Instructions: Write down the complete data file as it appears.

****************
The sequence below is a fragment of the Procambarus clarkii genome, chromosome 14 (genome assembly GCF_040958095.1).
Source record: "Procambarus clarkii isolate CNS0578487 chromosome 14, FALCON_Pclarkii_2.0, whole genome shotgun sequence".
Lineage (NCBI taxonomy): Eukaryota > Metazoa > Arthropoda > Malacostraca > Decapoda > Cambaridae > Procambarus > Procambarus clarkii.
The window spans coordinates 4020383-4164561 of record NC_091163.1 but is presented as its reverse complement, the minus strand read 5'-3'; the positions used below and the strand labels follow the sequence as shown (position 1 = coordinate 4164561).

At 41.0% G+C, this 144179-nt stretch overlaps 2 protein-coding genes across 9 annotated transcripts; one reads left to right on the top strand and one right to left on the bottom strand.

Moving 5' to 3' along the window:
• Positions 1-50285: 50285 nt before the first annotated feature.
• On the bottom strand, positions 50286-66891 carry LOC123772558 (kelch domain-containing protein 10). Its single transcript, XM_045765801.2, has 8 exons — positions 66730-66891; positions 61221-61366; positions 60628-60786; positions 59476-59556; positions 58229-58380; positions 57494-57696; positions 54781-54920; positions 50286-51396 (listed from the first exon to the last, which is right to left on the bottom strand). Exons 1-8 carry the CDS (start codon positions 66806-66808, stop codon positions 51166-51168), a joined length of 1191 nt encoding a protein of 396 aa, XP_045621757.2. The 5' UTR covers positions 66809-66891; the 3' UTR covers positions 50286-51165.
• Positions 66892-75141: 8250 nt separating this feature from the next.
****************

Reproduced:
The sequence below is a fragment of the Procambarus clarkii genome, chromosome 14 (genome assembly GCF_040958095.1).
Source record: "Procambarus clarkii isolate CNS0578487 chromosome 14, FALCON_Pclarkii_2.0, whole genome shotgun sequence".
Lineage (NCBI taxonomy): Eukaryota > Metazoa > Arthropoda > Malacostraca > Decapoda > Cambaridae > Procambarus > Procambarus clarkii.
The window spans coordinates 4020383-4164561 of record NC_091163.1 but is presented as its reverse complement, the minus strand read 5'-3'; the positions used below and the strand labels follow the sequence as shown (position 1 = coordinate 4164561).

At 41.0% G+C, this 144179-nt stretch overlaps 2 protein-coding genes across 9 annotated transcripts; one reads left to right on the top strand and one right to left on the bottom strand.

Moving 5' to 3' along the window:
• Positions 1-50285: 50285 nt before the first annotated feature.
• On the bottom strand, positions 50286-66891 carry LOC123772558 (kelch domain-containing protein 10). Its single transcript, XM_045765801.2, has 8 exons — positions 66730-66891; positions 61221-61366; positions 60628-60786; positions 59476-59556; positions 58229-58380; positions 57494-57696; positions 54781-54920; positions 50286-51396 (listed from the first exon to the last, which is right to left on the bottom strand). Exons 1-8 carry the CDS (start codon positions 66806-66808, stop codon positions 51166-51168), a joined length of 1191 nt encoding a protein of 396 aa, XP_045621757.2. The 5' UTR covers positions 66809-66891; the 3' UTR covers positions 50286-51165.
• Positions 66892-75141: 8250 nt separating this feature from the next.